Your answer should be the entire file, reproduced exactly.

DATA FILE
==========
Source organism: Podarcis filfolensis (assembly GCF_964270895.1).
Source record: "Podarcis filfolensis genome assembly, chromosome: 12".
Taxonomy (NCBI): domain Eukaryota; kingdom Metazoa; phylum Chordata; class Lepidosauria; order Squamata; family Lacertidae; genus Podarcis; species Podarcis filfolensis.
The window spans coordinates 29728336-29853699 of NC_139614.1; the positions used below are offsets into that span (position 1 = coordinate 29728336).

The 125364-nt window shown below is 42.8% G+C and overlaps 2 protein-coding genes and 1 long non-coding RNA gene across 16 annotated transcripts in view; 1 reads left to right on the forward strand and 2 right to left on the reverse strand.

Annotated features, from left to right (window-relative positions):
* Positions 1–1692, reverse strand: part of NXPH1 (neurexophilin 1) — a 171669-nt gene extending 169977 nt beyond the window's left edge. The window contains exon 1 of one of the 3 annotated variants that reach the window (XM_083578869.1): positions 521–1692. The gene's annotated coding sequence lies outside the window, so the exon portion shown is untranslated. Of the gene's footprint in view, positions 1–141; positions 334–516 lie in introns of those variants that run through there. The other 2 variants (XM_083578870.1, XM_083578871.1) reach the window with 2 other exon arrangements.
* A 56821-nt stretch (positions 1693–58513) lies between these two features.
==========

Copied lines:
Source organism: Podarcis filfolensis (assembly GCF_964270895.1).
Source record: "Podarcis filfolensis genome assembly, chromosome: 12".
Taxonomy (NCBI): domain Eukaryota; kingdom Metazoa; phylum Chordata; class Lepidosauria; order Squamata; family Lacertidae; genus Podarcis; species Podarcis filfolensis.
The window spans coordinates 29728336-29853699 of NC_139614.1; the positions used below are offsets into that span (position 1 = coordinate 29728336).

The 125364-nt window shown below is 42.8% G+C and overlaps 2 protein-coding genes and 1 long non-coding RNA gene across 16 annotated transcripts in view; 1 reads left to right on the forward strand and 2 right to left on the reverse strand.

Annotated features, from left to right (window-relative positions):
* Positions 1–1692, reverse strand: part of NXPH1 (neurexophilin 1) — a 171669-nt gene extending 169977 nt beyond the window's left edge. The window contains exon 1 of one of the 3 annotated variants that reach the window (XM_083578869.1): positions 521–1692. The gene's annotated coding sequence lies outside the window, so the exon portion shown is untranslated. Of the gene's footprint in view, positions 1–141; positions 334–516 lie in introns of those variants that run through there. The other 2 variants (XM_083578870.1, XM_083578871.1) reach the window with 2 other exon arrangements.
* A 56821-nt stretch (positions 1693–58513) lies between these two features.